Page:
"It was kind of the only way not to think about it," she said.

Image: Supplied.

Pre-pandemic, cancer patients had access to services such as physiotherapy, meditation, yoga and a wig library. During 2020, those services were all closed. 

Lea was also only allowed one visitor for an hour, per day.

"I would've liked my family to be there more," she said. "[But] I'm grateful for video calls."

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Treatment would finish mid-afternoon and Lea would get home between 3 and 4pm. 

"After a day of chemotherapy, I would feel very nauseous. I would be very tired," she said. "It's kind of like my whole body doesn't have energy."

"My team would give me tablets for nausea but they didn't really help," she added.

During the first few cycles of chemotherapy, Lea didn't know how to cope with the side effects. Until she realised sleep was the best way to let the nausea subside. 

When she woke up, it would be dinnertime; and similar to breakfast, she would opt for something plain.

"More carbs, more bread or potato," she said.

Lea's dinner. Image: Supplied.

On days when Lea was feeling better, she'd try to get some exercise in.

"I do either yoga or Pilates," she said. 

"Meditation was also something that was helping me, especially to fall asleep. One of the drugs you take with chemotherapy is steroids and steroids really mess up your sleep. So, that was kind of helpful."

After dinner, Lea would wind down for the night and watch some TV and prepare for bed. 

"I'd watch Friends, brush my teeth, there were a few like droplets that I needed to take before bed, so of course, get on top of that, pray and then fall asleep," she said.

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"[And] sometimes meditate."

But not all days were like this.

On the second day of Lea's three-week cycle, she would take a different chemotherapy drug. And every afternoon after taking it, she would spike a temperature.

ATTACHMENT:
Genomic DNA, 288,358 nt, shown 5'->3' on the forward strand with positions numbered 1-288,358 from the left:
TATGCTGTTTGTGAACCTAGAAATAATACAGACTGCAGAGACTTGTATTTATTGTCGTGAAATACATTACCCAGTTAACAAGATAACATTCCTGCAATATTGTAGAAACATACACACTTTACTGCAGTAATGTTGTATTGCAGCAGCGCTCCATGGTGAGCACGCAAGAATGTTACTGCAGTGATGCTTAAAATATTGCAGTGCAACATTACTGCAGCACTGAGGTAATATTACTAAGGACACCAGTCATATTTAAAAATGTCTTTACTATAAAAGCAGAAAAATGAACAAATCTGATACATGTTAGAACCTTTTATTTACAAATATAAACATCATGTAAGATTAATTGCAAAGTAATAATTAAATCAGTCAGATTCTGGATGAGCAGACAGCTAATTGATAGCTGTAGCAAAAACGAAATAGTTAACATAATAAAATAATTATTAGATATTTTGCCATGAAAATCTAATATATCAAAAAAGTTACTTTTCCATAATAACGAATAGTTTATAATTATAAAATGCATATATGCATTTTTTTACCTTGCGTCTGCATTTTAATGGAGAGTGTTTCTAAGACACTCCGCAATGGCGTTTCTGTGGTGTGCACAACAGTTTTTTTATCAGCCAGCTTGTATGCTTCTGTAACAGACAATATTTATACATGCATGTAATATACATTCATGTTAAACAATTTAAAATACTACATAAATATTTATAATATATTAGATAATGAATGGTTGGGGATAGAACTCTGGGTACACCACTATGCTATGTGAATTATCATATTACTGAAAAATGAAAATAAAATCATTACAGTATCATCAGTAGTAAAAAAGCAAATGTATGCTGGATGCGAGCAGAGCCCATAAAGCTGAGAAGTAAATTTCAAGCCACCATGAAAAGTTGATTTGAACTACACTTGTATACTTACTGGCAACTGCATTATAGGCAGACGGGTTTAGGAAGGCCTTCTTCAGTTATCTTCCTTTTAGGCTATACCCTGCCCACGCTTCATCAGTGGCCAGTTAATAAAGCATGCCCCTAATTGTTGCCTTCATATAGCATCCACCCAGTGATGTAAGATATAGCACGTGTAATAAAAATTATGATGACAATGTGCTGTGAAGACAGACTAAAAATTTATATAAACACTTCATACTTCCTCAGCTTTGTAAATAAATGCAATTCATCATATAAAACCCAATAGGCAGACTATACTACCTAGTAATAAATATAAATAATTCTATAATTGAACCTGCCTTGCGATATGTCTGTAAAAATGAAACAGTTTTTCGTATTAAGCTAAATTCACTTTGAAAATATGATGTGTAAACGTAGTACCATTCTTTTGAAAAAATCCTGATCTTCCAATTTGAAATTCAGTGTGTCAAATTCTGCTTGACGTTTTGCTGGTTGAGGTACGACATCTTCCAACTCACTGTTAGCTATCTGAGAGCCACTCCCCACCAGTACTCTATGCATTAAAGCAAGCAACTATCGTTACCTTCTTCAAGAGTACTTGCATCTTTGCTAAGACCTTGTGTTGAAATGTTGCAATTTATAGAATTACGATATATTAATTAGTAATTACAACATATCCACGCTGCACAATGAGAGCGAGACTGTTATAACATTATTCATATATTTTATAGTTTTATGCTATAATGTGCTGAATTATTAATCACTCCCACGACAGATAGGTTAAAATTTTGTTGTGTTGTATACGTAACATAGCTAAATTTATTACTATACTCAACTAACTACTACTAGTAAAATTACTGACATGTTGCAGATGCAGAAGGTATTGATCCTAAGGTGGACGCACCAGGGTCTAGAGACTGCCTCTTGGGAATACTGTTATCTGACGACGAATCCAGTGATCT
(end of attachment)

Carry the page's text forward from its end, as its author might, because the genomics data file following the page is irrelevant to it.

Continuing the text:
"Spiking in temperature is not a good indicator when you are immunocompromised because it could be an infection, I could be septic, something could be going on in my body," she said.

Every time this happened, she'd have to go to the emergency department to see what was going on. 

The nurses would check her bloods and wait for results, before admitting Lea to a bed, giving her a dose of antibiotics and monitoring her for a few days. 

This happened four times before they realised Lea was having a reaction to the drug.

Image: Supplied.

"There was no running away from going to hospital and being admitted every cycle," Lea said. 

"And that stay in hospital - when not having family or friends - was the hardest because I'd stay for around three, four days."

Now, over a year and a half since her diagnosis, Lea's happily cancer-free.

She's been in remission since August 2020 and has returned to full-time study.

Lea these days. Image: Supplied.

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"Cancer changed what I see important in life," she said. "It has changed the way I look at myself. It has also taught me to put myself first.

"To look back at it and think, oh wow. I was so strong. I went through that and I was resilient and I can go through anything.

"I definitely surprised myself with how strong I was."

Feature image: Supplied.